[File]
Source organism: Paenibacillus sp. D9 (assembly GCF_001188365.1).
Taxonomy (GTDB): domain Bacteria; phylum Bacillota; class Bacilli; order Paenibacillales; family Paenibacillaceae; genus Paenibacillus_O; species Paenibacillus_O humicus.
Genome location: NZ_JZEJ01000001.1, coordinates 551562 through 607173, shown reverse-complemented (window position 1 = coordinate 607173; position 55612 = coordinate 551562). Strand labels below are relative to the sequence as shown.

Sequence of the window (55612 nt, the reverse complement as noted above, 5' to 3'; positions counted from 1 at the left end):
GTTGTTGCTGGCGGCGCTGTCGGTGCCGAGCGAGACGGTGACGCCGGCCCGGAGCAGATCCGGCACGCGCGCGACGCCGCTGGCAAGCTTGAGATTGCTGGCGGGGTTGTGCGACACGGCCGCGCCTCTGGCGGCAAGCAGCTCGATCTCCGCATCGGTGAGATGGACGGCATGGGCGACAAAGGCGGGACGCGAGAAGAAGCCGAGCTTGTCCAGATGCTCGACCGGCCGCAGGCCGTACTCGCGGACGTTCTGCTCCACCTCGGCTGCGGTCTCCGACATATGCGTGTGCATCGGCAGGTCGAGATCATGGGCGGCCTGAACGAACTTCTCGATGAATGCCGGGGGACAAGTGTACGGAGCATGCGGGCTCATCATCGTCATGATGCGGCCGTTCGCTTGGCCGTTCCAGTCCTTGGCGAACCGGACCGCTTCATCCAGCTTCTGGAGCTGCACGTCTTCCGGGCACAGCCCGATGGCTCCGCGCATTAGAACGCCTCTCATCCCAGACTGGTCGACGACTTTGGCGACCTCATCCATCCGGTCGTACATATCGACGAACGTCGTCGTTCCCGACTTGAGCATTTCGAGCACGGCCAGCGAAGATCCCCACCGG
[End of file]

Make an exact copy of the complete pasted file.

Source organism: Paenibacillus sp. D9 (assembly GCF_001188365.1).
Taxonomy (GTDB): domain Bacteria; phylum Bacillota; class Bacilli; order Paenibacillales; family Paenibacillaceae; genus Paenibacillus_O; species Paenibacillus_O humicus.
Genome location: NZ_JZEJ01000001.1, coordinates 551562 through 607173, shown reverse-complemented (window position 1 = coordinate 607173; position 55612 = coordinate 551562). Strand labels below are relative to the sequence as shown.

Sequence of the window (55612 nt, the reverse complement as noted above, 5' to 3'; positions counted from 1 at the left end):
GTTGTTGCTGGCGGCGCTGTCGGTGCCGAGCGAGACGGTGACGCCGGCCCGGAGCAGATCCGGCACGCGCGCGACGCCGCTGGCAAGCTTGAGATTGCTGGCGGGGTTGTGCGACACGGCCGCGCCTCTGGCGGCAAGCAGCTCGATCTCCGCATCGGTGAGATGGACGGCATGGGCGACAAAGGCGGGACGCGAGAAGAAGCCGAGCTTGTCCAGATGCTCGACCGGCCGCAGGCCGTACTCGCGGACGTTCTGCTCCACCTCGGCTGCGGTCTCCGACATATGCGTGTGCATCGGCAGGTCGAGATCATGGGCGGCCTGAACGAACTTCTCGATGAATGCCGGGGGACAAGTGTACGGAGCATGCGGGCTCATCATCGTCATGATGCGGCCGTTCGCTTGGCCGTTCCAGTCCTTGGCGAACCGGACCGCTTCATCCAGCTTCTGGAGCTGCACGTCTTCCGGGCACAGCCCGATGGCTCCGCGCATTAGAACGCCTCTCATCCCAGACTGGTCGACGACTTTGGCGACCTCATCCATCCGGTCGTACATATCGACGAACGTCGTCGTTCCCGACTTGAGCATTTCGAGCACGGCCAGCGAAGATCCCCACCGG